Friday, October 5, 2007

Todays meal...

Had lunch with Mistress K today... always a pleasure. I haven't actually made this meal in a while, but I'm planning on it for this weekend. It's a favorite.

Meat and Veggies in beer (original name, huh?)
Ingredients:

1 lb. red meat, cut into strips about one inch thick (mutton, beef or, preferably, game meat)
1-2 pints dark beer (brown ale is about perfect)
1 large onion
1 large bell pepper
2-3 cloves garlic
2 Tbsp butter
Salt and pepper to taste

Optional Ingredients:
Splash of cider vinegar
Handful of wheat flour for thickening

Directions:

Rub meat with salt and pepper
Place in a large, heavy pot with 1 pint of beer
Add a splash of vinegar if you want for taste
Simmer for 50 minutes

While it simmers:
Chop the garlic and cut the vegetables into strips
At 50 minutes, add veggies and garlic to pot
Continue simmering for 5-10 minutes;
Beer should be boiled down to a thick sauce... if it gets too thick, add more beer; if it's too thin, turn up the heat to boil it down (adding a bit of flour helps as well)

Cook Time: ~1 hour

Servings: 4ish

Notes/Serving suggestions:
This is a medieval recipe for mutton in beer that I found while looking for ways to cook with homebrew and tweaked a bit; mainly to include more veggies. Boiling the beer down carmelizes the malt sugars, which really compliments red meat, particularly game meat (elk is great for this recipe). It also is a delicious sauce; I'd serve this with chunks of sourdough bread for "mopping up".

Labels: ,

Monday, October 1, 2007

To answer your question, Sunni...

Yes, it's good... in that way only bourbon can be. As you said, nectar o' the gods.

As good as Maker's? Hmm... Is moonlight as good as sunshine? Is air as good as water? Is a meadow as good as a sandy beach? :P

It's as good as Maker's, at least. It's hard to say exactly (I bought the Knob Creek 'cause I was out of Maker's, so I couldn't do a side by side tasting... I should've), but the KC seemed spicier than the MM (I think they use a regular rye based grain bill, rather than being wheated like Maker's). Still very smooth, though... absolutely drinkable neat. But I love the spiciness... especially in this week's drink (Which is was actually cool enough last night to have one of.).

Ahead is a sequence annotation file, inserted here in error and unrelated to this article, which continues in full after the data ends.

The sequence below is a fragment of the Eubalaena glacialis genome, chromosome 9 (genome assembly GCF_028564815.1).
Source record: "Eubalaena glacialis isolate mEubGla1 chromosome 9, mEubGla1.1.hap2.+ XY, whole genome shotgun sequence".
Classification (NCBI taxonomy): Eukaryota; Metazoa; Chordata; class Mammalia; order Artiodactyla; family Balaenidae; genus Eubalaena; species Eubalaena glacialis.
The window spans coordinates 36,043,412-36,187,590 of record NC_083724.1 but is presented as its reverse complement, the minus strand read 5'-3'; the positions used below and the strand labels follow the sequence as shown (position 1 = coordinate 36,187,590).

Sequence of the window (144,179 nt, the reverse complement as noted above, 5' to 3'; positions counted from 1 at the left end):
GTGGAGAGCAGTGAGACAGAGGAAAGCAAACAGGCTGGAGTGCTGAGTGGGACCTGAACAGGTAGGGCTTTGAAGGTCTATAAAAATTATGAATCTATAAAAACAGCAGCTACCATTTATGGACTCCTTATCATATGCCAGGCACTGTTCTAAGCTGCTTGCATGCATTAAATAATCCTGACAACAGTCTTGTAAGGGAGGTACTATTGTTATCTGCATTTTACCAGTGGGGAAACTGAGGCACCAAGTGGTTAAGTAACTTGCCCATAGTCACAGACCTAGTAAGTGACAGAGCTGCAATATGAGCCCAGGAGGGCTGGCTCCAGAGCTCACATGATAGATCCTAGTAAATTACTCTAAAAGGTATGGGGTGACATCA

Speaking of, btw, this week's drink is... The Manhattan! (And if any cocktail geeks are reading this, I just know they're screaming at their monitors: "But the Manhattan's made with RYE, you blaspheming idiot, not bourbon!") (I'm working on getting some rye to expand my booze horizons, but it's hard to stock up a bar when you live in the sticks... I'm a small town guy through and through, but I need better liquor and beer selections. Ah, well... At least I don't have to deal with liquor board nazis like some.)

Anywho...

The Manhattan
2 oz. whiskey
1 oz. sweet vermouth (vermouth is our friend)
1-3 (dozen :-) dashes bitters

Stir well with ice. Strain into cocktail glass and garnish with a Maraschino cherry (No, no, not that kind... put the fluorescent fruit away.) or lemon peel (Jac's personal favorite).

Enjoy spiced nirvana...

Editor's note: Never order a Manhattan at Applebee's. I know, I know... I should've known better, but the waiter came up when I was on the phone and I just said the first thing that came to mind; I nearly slapped myself the moment the words "Manhattan with a twist" left my lips, though. And when he brought my dad's drink and said "They're working on that Manhattan... she's never made one before" I almost reached for my butter knife (I don't know if I'd've used it on him or me, though.). Lessons learned:

A. Vermouth is NOT the modern bartender's friend... I saw the big green M&R bottle come out from under the bar, but I think she was teasing me. There was a whisp, MAYBE.

2. Bitters? What're those? Not a hint of 'em. I don't expect bartenders to psychically discern my preference for a heavy dose of bitters, but is it unreasonable to expect at least a token amount as, y'know, maybe a tribute to the drink's RECIPE?

And finally, the "cherry". The less said about finding Rudolph's nose in your drink, the better. I don't know why they never hear me (second time, by the way... at least the guy at the hotel that one time used vermouth) when I say "with a twist"... maybe I need to speak up. But he heard "Manhattan", right? It can't be all my fault..?

Labels: